1. Graphing 3D functions

This is quite embarrassing, well perhaps it isn't, but I've made it through 2 years of engineering without learning how to effectively draw in 3D. The need for this skill arises from the fact that in my Applied Math course we are computing Flux and other such integrals that require knowledge of the surface in 3D space. We didn't really have to use this skill after highschool until now.

Typically what I've done is set x,y,z = 0 accordingly and graph in the appropriate planes. However, this doesn't work all that well. Sometimes I get a shape that's completely off the mark. Are there any tips on graphing in 3D?

We do not get calculators so major plugging and chugging isn't really an option (too slow on an exam anyways).

Cheers!

2. Originally Posted by AllanCuz
This is quite embarrassing, well perhaps it isn't, but I've made it through 2 years of engineering without learning how to effectively draw in 3D. The need for this skill arises from the fact that in my Applied Math course we are computing Flux and other such integrals that require knowledge of the surface in 3D space. We didn't really have to use this skill after highschool until now.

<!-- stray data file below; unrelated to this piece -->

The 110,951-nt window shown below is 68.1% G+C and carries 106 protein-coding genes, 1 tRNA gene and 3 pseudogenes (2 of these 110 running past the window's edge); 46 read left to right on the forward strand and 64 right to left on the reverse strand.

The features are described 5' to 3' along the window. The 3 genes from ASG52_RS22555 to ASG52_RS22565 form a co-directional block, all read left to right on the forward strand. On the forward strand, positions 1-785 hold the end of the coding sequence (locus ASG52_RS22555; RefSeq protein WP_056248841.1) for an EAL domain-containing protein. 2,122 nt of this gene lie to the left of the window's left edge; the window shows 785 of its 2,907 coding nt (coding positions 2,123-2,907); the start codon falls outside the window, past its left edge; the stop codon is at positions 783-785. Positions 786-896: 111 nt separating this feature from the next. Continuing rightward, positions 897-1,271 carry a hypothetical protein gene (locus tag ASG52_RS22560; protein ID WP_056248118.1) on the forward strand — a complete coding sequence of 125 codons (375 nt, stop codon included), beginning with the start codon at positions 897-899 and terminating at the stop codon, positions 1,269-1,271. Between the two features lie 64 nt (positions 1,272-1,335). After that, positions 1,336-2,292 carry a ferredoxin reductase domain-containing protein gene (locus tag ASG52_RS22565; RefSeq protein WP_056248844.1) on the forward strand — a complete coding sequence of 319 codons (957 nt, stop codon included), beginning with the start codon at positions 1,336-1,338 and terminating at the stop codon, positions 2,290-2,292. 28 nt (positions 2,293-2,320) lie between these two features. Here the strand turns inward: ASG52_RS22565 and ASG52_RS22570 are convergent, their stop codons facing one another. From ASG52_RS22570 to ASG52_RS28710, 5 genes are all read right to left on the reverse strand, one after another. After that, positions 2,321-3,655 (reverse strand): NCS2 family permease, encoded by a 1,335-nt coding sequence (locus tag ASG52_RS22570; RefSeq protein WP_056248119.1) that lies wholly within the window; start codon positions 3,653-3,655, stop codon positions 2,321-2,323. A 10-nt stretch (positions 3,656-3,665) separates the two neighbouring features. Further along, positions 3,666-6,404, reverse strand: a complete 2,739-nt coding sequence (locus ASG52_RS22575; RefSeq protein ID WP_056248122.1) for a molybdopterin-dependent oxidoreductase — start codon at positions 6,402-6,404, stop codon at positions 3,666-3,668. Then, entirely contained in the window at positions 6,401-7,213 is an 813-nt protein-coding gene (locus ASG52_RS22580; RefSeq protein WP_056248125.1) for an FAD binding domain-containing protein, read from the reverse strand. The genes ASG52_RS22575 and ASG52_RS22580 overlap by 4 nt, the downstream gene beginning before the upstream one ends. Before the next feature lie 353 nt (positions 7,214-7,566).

Typically what I've done is set x,y,z = 0 accordingly and graph in the appropriate planes. However, this doesn't work all that well. Sometimes I get a shape that's completely off the mark. Are there any tips on graphing in 3D?

We do not get calculators so major plugging and chugging isn't really an option (too slow on an exam anyways).

Cheers!
Usually, people can either just do it or not instinctively. If you are finding it difficult, try to plot a few points and see if you can "connect the dots" correctly. Worst case scenario, plot a lot of points and learn to do it quickly.

Or you could calculate how the solid would look like from each side. You could do this by ignoring one of the variables.

Good luck!

Mathemagister